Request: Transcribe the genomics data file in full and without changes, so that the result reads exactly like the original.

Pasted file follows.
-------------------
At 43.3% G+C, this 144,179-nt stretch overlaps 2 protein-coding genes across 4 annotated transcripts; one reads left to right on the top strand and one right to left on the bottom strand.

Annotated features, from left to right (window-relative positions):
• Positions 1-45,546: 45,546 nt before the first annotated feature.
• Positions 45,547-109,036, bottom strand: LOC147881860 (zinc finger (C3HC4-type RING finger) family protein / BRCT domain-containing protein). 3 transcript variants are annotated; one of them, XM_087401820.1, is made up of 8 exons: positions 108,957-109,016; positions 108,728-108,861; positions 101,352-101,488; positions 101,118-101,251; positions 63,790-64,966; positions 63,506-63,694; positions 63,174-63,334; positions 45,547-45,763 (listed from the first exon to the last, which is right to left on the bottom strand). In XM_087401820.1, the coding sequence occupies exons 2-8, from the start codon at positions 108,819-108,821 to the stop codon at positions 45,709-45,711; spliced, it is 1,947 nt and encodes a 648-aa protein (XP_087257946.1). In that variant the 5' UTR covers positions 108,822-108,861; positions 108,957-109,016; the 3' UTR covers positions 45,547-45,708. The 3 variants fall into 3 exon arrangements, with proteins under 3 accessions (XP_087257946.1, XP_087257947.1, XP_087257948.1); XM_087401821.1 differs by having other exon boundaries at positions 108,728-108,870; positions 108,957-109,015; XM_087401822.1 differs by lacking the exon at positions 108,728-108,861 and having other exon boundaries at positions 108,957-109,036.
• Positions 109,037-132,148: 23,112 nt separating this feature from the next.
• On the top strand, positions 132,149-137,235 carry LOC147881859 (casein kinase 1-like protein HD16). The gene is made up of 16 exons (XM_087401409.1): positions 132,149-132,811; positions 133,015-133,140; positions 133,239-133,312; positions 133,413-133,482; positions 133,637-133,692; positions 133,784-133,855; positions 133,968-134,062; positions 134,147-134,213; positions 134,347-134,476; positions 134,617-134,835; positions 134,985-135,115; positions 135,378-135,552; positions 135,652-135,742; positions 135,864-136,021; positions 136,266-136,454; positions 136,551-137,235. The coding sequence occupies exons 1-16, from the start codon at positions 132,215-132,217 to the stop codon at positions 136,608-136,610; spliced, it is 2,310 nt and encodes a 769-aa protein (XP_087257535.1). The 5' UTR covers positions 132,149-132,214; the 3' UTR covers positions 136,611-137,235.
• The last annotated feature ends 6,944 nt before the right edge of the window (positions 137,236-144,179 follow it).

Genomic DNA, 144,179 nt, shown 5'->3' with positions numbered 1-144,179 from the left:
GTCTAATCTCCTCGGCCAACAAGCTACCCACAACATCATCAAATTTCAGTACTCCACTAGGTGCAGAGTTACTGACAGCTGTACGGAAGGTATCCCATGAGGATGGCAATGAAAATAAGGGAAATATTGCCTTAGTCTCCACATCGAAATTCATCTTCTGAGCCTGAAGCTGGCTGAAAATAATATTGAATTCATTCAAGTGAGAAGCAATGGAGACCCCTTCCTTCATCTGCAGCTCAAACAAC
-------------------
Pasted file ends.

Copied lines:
At 43.3% G+C, this 144,179-nt stretch overlaps 2 protein-coding genes across 4 annotated transcripts; one reads left to right on the top strand and one right to left on the bottom strand.

Annotated features, from left to right (window-relative positions):
• Positions 1-45,546: 45,546 nt before the first annotated feature.
• Positions 45,547-109,036, bottom strand: LOC147881860 (zinc finger (C3HC4-type RING finger) family protein / BRCT domain-containing protein). 3 transcript variants are annotated; one of them, XM_087401820.1, is made up of 8 exons: positions 108,957-109,016; positions 108,728-108,861; positions 101,352-101,488; positions 101,118-101,251; positions 63,790-64,966; positions 63,506-63,694; positions 63,174-63,334; positions 45,547-45,763 (listed from the first exon to the last, which is right to left on the bottom strand). In XM_087401820.1, the coding sequence occupies exons 2-8, from the start codon at positions 108,819-108,821 to the stop codon at positions 45,709-45,711; spliced, it is 1,947 nt and encodes a 648-aa protein (XP_087257946.1). In that variant the 5' UTR covers positions 108,822-108,861; positions 108,957-109,016; the 3' UTR covers positions 45,547-45,708. The 3 variants fall into 3 exon arrangements, with proteins under 3 accessions (XP_087257946.1, XP_087257947.1, XP_087257948.1); XM_087401821.1 differs by having other exon boundaries at positions 108,728-108,870; positions 108,957-109,015; XM_087401822.1 differs by lacking the exon at positions 108,728-108,861 and having other exon boundaries at positions 108,957-109,036.
• Positions 109,037-132,148: 23,112 nt separating this feature from the next.
• On the top strand, positions 132,149-137,235 carry LOC147881859 (casein kinase 1-like protein HD16). The gene is made up of 16 exons (XM_087401409.1): positions 132,149-132,811; positions 133,015-133,140; positions 133,239-133,312; positions 133,413-133,482; positions 133,637-133,692; positions 133,784-133,855; positions 133,968-134,062; positions 134,147-134,213; positions 134,347-134,476; positions 134,617-134,835; positions 134,985-135,115; positions 135,378-135,552; positions 135,652-135,742; positions 135,864-136,021; positions 136,266-136,454; positions 136,551-137,235. The coding sequence occupies exons 1-16, from the start codon at positions 132,215-132,217 to the stop codon at positions 136,608-136,610; spliced, it is 2,310 nt and encodes a 769-aa protein (XP_087257535.1). The 5' UTR covers positions 132,149-132,214; the 3' UTR covers positions 136,611-137,235.
• The last annotated feature ends 6,944 nt before the right edge of the window (positions 137,236-144,179 follow it).

Genomic DNA, 144,179 nt, shown 5'->3' with positions numbered 1-144,179 from the left:
GTCTAATCTCCTCGGCCAACAAGCTACCCACAACATCATCAAATTTCAGTACTCCACTAGGTGCAGAGTTACTGACAGCTGTACGGAAGGTATCCCATGAGGATGGCAATGAAAATAAGGGAAATATTGCCTTAGTCTCCACATCGAAATTCATCTTCTGAGCCTGAAGCTGGCTGAAAATAATATTGAATTCATTCAAGTGAGAAGCAATGGAGACCCCTTCCTTCATCTGCAGCTCAAACAAC